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Muslim Cultural Influences on Newborn Care

by Nakia Jackson

The arrival of new life is a time for celebration and time-honored customs, and Muslim parents are no exception. Islamic sacred texts prescribe certain customs near the time of birth. Because Muslims are an ethnically diverse faith community, ethnic and religious customs are often combined into an experience that might not be familiar to members of other faiths, but the devotion and hope that lie behind them are universal.

Islamic Source Texts on Birth and Newborns

Most Islamic customs relating to birth come from hadith, or accounts of the words and deeds of the prophet Muhammad. These include making the adhan, or call to prayer, in the newborn's ear shortly after birth, and giving the newborn something sweet, a practice known as tahneek -- also spelled tahnik. Muslim parents might have their sons circumcised as newborns, but circumcision as a newborn is not required. The Quran recommends breastfeeding. "And mothers shall suckle their children for two whole years, for him who desires to complete the time of suckling."

Muslim Parents' Needs During Labor and Birth

Muslim parents might need accommodation in hospitals or birth centers to ensure that their spiritual needs are met. Muslim women might want to preserve their modesty by limiting contact with nonrelated males. Muslim women are still obliged to perform the daily prayers during labor, so they might need assistance with washing for prayer and will need to remain mobile to perform prayers. Some Muslim parents require quiet as the baby emerges, to ensure that the first words the baby hears are the adhan.

Accommodating Muslim Parents' Postpartum Needs

Muslims can perform the tahneek with dates, honey or any sweet substance permissible for Muslims to consume. But as honey is not recommended for infants, health-care workers can offer a safer alternative such as sugar water. If Muslim parents wish to have their son circumcised as a newborn, they are allowed to do so in a hospital setting, so health care workers can discuss options for circumcision. Muslim parents can also request the placenta for burial.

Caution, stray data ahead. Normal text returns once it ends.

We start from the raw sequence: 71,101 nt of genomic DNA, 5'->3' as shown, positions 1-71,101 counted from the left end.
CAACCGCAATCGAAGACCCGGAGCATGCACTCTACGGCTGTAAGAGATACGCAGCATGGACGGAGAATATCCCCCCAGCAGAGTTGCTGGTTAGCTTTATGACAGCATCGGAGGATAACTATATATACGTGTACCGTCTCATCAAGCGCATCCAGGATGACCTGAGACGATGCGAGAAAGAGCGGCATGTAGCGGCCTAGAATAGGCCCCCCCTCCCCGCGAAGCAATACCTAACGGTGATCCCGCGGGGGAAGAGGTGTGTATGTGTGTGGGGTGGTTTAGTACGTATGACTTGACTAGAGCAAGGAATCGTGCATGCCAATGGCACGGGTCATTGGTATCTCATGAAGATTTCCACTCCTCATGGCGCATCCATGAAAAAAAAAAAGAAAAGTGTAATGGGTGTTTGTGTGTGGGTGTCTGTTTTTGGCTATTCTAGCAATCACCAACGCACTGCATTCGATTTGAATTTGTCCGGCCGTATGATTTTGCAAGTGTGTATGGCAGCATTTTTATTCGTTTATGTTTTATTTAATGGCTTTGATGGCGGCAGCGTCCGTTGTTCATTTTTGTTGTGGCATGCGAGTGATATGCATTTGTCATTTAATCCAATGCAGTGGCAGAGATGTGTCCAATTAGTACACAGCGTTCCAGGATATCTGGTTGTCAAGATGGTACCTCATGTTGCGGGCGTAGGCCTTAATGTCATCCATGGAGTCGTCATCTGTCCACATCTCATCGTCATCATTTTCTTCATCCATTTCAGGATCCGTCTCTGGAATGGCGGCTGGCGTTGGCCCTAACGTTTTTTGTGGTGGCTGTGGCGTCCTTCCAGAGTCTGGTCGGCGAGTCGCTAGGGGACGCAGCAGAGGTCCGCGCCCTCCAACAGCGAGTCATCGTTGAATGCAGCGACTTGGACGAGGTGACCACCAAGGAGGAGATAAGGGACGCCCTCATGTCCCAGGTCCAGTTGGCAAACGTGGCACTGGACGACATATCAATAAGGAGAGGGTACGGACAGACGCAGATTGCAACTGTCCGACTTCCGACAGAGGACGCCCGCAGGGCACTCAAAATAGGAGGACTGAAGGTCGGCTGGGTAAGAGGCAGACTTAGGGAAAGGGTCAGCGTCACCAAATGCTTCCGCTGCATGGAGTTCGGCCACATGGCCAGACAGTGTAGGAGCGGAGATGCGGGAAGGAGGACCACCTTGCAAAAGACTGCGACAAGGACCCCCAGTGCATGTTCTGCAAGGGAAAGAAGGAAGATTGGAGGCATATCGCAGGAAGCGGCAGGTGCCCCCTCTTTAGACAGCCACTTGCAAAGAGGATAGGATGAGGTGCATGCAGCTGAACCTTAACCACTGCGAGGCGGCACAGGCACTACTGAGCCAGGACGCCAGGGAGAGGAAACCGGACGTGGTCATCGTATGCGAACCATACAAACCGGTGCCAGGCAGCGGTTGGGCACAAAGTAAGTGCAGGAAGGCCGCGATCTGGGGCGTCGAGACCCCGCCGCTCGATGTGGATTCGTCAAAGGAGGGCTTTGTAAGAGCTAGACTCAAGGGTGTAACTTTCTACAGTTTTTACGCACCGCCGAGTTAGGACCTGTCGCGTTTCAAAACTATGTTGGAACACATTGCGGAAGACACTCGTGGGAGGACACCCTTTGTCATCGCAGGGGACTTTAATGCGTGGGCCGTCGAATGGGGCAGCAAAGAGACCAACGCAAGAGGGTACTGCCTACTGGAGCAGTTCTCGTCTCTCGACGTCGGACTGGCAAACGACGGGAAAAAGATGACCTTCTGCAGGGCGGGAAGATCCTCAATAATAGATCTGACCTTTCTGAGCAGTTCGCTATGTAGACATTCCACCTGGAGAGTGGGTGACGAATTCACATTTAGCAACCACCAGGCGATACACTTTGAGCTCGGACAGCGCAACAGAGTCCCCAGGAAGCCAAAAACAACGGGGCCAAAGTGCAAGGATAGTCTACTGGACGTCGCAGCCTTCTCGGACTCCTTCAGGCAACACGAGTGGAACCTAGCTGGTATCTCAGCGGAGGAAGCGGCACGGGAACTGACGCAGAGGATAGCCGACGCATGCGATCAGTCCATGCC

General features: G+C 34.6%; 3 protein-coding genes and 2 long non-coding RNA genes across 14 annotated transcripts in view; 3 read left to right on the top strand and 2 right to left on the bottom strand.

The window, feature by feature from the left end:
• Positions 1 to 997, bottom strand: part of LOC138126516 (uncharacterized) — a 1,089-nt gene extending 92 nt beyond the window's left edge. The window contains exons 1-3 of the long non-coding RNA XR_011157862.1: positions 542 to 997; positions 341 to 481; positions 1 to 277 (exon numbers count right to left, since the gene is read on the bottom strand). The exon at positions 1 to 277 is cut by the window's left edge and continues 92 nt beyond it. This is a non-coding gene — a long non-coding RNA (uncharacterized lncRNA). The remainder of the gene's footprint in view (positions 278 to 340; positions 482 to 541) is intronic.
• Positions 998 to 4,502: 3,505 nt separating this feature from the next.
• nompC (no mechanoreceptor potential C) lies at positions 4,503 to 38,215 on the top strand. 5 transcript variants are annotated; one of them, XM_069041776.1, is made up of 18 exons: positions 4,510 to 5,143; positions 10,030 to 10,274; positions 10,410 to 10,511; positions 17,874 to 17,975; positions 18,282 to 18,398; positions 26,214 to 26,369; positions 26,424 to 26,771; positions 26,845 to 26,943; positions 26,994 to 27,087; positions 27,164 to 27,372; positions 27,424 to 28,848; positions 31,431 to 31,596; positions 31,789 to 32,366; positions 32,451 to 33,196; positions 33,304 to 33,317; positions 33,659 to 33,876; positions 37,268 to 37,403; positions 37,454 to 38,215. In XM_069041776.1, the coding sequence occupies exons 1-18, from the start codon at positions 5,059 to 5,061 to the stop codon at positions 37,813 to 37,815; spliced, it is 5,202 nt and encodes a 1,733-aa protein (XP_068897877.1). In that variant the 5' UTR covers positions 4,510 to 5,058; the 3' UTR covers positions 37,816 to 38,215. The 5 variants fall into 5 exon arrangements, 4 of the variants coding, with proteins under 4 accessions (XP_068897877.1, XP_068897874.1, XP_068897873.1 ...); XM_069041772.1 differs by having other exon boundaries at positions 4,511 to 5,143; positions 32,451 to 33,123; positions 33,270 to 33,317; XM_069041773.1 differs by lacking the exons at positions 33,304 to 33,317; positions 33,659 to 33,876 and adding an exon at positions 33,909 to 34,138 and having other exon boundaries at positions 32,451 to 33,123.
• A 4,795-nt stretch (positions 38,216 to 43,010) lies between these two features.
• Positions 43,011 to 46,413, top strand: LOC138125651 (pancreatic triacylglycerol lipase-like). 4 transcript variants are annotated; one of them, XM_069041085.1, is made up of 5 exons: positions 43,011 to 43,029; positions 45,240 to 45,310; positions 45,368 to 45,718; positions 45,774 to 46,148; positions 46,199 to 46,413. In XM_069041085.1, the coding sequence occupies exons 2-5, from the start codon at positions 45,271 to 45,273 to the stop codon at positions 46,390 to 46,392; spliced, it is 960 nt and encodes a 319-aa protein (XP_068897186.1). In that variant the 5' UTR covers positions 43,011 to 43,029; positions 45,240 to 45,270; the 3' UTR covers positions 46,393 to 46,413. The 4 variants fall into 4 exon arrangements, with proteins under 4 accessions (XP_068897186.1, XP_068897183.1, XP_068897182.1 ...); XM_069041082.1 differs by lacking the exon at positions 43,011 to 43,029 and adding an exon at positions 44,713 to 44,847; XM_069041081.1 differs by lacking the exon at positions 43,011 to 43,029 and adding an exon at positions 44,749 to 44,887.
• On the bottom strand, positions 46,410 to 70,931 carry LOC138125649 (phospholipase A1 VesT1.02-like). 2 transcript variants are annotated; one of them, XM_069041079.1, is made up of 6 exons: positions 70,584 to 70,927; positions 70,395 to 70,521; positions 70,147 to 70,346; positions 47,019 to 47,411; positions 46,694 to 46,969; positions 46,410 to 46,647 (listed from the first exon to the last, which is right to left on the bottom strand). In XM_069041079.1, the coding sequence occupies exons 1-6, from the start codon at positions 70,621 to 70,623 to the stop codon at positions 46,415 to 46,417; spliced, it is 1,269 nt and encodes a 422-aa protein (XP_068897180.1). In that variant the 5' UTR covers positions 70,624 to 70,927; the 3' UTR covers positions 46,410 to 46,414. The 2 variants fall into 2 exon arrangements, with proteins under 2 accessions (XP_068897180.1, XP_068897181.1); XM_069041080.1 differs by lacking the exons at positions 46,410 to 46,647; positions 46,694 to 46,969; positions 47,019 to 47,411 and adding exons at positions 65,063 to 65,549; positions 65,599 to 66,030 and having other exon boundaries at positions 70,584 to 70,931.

Ethnic Culture and Personal Preferences Count, Too

Muslims are an ethnically diverse group. Muslims practice customs that are not mentioned in Islamic source texts, and have distinctive ways of performing customs that are mentioned in Islamic source texts. A specific family member might be required to call the adhan in the newborn's ear or perform the tahneek. Some Muslim fathers might not feel comfortable being with their spouse in labor or the early postpartum period. Making new Muslim parents comfortable means recognizing their needs as individuals.

Resources

About the Author

Nakia Jackson has written for online publications since 2006, including columns for Sadie Magazine, Naseeb and Muslim Wake Up!. She has written on religion and beauty, crafts and music. Jackson's expertise stems from personal experience and her years at Berklee College of Music, pursuing a Bachelor of Music.

Photo Credits

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